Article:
In just 90 seconds we learn of Rashad’s troubled relationship with his father and his family’s dependence on alcohol on the appropriately titled “Hereditary.”
These themes continue throughout, and by “Heavenly Father,” the eleventh track, we are well-versed in his inner demons. With Cilvia Demo, Rashad shows he can stand out amongst a crew of modern-day rap giants with a unique personality and a brilliant album that never gets old.
Black Messiah by D’angelo
Jonathon Choi, Reporter
What does this R&B artist have with common with the Holy Son of God? Both have a strong cult following of believers and evangelists preaching the miraculousness of their works. Both have had enough hearsay and rumor-milling to fill a thousand pages in size-five font print. And both Jesus and D’Angelo have only been spotted intermittently after their hiatus from the music industry and humanity.
After 14 years of working with artists from several different genres and complete radio silence, D’Angelo has come back from beyond the grave in Black Messiah.
Deep meaningful lyrics hidden underneath a kaleidoscope of dizzying jazz interludes, guitar medleys and omnipresent bass lines wait to be teased out by the discerning listener. Rather than riding this sonic wave of soul and funk, D’Angelo’s voice parts the ocean and raptures his audience through to the Promised Land.
Black Messiah touches on topics as diverse as police brutality, reminiscent of Mike Brown and countless lives lost to police brutality, to romance and the pyrrhic victory of love. Ultimately, this album reflects a serious gamble on D’Angelo’s part to return to an industry that has changed much since the days of Voodoo, but after hearing his voice soar over the instrumentals of “Ain’t that Easy,” D’Angelo is back and better than ever!
Singles by Future Islands
Alex Bocknek, Asst. Artsweek Editor
This past year was the year for Future Islands. While the band has gone through many awkward post-punk
phases in the earlier studio albums, frontman Samuel T. Herring and the rest of the gang really come into their stride with Singles. This album is testament that overly-cheesy love lyrics (e.g. “people change, but I grew tired trying to change for you”) are not only for the young Taylor Swift types — men teetering on the edge of middle-agedness can do it, too.
Jokes aside, it is not the lyrics, specifically, or the endearing synths reminiscent of New Order or Iggy Pop jibes, that make this album. It is the indubitable authenticity of Herring’s delivery that will not allow listeners to simply write off these heartbreak ballads as cliché.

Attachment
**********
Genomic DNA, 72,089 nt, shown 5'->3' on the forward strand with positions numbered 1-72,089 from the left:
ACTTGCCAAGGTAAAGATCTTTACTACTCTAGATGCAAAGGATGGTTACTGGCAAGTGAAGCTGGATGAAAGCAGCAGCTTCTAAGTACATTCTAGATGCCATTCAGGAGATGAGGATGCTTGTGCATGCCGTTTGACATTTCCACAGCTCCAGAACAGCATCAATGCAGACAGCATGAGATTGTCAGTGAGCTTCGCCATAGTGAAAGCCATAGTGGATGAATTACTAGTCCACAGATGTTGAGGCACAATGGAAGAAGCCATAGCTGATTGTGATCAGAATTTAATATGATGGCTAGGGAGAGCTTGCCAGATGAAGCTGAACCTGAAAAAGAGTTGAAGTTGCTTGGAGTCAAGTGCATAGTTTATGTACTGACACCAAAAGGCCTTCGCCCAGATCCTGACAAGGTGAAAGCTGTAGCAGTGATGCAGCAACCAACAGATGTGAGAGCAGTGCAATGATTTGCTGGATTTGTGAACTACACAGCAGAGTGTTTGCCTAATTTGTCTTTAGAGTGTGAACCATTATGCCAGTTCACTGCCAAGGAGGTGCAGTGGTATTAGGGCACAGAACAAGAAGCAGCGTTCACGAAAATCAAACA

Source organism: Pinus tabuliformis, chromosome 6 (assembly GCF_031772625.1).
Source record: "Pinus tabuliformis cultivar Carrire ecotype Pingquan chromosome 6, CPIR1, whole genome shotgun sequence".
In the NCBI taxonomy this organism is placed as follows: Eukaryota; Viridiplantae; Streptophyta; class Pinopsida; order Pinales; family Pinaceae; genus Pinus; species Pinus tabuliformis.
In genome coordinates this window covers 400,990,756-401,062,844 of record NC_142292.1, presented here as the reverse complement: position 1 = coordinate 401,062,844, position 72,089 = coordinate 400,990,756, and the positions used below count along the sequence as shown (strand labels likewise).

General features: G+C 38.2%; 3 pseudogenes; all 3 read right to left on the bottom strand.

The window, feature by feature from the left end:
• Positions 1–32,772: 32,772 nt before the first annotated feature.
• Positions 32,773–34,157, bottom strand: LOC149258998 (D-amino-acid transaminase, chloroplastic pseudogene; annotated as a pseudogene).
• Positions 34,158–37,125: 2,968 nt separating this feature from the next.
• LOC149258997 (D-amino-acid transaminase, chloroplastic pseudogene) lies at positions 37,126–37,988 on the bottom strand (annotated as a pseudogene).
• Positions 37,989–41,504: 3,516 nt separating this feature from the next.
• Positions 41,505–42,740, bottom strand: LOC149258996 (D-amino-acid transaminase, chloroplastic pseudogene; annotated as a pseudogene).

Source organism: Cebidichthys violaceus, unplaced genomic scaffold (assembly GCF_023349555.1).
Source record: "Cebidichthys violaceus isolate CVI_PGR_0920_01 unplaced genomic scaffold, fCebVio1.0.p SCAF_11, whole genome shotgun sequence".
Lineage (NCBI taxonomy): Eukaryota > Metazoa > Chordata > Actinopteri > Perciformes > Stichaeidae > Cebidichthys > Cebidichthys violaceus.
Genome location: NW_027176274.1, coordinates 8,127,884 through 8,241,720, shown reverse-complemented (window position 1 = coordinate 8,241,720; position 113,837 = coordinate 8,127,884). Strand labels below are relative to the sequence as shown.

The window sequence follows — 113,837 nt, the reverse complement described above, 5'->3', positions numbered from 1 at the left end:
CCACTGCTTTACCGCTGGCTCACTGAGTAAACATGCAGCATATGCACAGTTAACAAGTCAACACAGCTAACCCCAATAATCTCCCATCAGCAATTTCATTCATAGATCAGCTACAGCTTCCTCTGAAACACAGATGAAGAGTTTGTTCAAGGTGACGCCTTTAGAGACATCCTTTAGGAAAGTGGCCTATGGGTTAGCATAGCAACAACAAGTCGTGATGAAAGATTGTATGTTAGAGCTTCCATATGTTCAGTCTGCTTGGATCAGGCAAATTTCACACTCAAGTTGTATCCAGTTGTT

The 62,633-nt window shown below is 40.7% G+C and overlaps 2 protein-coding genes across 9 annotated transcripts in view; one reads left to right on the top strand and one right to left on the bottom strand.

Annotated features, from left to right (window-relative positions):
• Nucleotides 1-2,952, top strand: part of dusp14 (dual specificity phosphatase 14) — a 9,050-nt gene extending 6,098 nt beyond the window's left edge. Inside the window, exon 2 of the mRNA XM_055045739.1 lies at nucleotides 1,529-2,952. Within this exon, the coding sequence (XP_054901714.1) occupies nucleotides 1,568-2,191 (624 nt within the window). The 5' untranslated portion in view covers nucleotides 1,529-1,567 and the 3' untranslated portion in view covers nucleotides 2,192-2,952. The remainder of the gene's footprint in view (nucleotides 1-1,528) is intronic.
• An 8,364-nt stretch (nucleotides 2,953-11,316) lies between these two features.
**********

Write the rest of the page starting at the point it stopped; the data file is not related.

Black Messiah by D’angelo (vote two)
Alec Hartnett, Reporter
Upon entering into an old, familiar apartment just after returning to my home of all homes, New York City, strange music permeated the quarters and sucked me to my friend’s room in the back. His brother is playing what I think might be D’Angelo, although the song title and album name are lost on me. Too recent to remember.
On Dec. 15, 2014, R&B and soul virtuoso D’Angelo released an album to bring him back from the dead of writer’s block. At least, that is where it seemed he had become trapped. Hindered by a near-fatal car crash in ’05, and then allegedly soliciting an undercover police officer in 2010, it seemed as if this Grammy-Award-winning artist might not recover, as if another album was anti-imminent. However, slamming Black Messiah into the public last December indicated a clear return of a messiah of the genre.
What makes D’Angelo transcendent is that he does not pertain to one genre. Black Messiah breaches other genres as well as other social constructs. In a statement that the musician released with his new album, he indicated that this is a message for the people who are struggling against law enforcement and political authority figures.
To his fans, he communicated his political intentions, “For me, the title is about all of us. It’s not about praising one charismatic leader but celebrating thousands of them.” “Prayer,” “1000 Deaths” and “The Charade” all speak towards an injustice all too prevalent in our society. “All we wanted was a chance to talk/‘Stead we only got outlined in chalk.”
In one of the more popular tracks, “Really Love,” he infuses a Latin feel with his soulful falsetto. Throughout the rest of the album, funk, rock, jazz, soul and some sort of “neo-Motown” invade his smooth verses, like water running through a pipe. D’Angelo’s musical brilliance explodes from his latest creation and brings him right back into the positive spotlight.